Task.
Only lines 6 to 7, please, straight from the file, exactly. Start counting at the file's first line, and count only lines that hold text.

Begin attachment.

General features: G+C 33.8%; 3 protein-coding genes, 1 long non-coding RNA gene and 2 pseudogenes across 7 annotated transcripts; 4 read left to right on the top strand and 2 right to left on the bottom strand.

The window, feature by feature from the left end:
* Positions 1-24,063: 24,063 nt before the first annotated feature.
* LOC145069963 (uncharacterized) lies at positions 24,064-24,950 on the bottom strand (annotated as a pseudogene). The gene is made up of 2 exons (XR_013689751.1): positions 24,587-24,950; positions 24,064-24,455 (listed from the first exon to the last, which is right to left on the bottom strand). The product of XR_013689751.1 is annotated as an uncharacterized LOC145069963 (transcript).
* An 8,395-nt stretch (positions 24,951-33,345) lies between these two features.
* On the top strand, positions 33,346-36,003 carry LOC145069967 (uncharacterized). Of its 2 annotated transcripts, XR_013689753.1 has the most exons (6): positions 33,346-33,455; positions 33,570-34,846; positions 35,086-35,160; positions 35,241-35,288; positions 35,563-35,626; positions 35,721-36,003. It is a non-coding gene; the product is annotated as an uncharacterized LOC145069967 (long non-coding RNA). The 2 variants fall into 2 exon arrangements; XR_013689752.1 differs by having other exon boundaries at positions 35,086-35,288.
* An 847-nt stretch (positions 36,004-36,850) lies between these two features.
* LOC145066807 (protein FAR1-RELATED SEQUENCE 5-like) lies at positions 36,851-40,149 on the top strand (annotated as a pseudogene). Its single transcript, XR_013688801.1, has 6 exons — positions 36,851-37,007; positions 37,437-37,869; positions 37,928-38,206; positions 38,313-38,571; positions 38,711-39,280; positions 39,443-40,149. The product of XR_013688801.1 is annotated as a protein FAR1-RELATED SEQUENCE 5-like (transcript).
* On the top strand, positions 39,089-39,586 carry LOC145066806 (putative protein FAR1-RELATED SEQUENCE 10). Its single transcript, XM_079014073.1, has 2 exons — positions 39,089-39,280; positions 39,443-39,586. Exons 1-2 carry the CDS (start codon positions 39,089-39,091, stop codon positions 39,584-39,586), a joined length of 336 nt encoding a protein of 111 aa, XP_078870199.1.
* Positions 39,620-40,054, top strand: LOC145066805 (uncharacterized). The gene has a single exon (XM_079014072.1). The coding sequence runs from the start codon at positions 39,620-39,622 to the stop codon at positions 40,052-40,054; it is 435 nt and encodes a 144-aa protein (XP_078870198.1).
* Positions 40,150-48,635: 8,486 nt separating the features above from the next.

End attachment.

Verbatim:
* On the top strand, positions 33,346-36,003 carry LOC145069967 (uncharacterized). Of its 2 annotated transcripts, XR_013689753.1 has the most exons (6): positions 33,346-33,455; positions 33,570-34,846; positions 35,086-35,160; positions 35,241-35,288; positions 35,563-35,626; positions 35,721-36,003. It is a non-coding gene; the product is annotated as an uncharacterized LOC145069967 (long non-coding RNA). The 2 variants fall into 2 exon arrangements; XR_013689752.1 differs by having other exon boundaries at positions 35,086-35,288.
* An 847-nt stretch (positions 36,004-36,850) lies between these two features.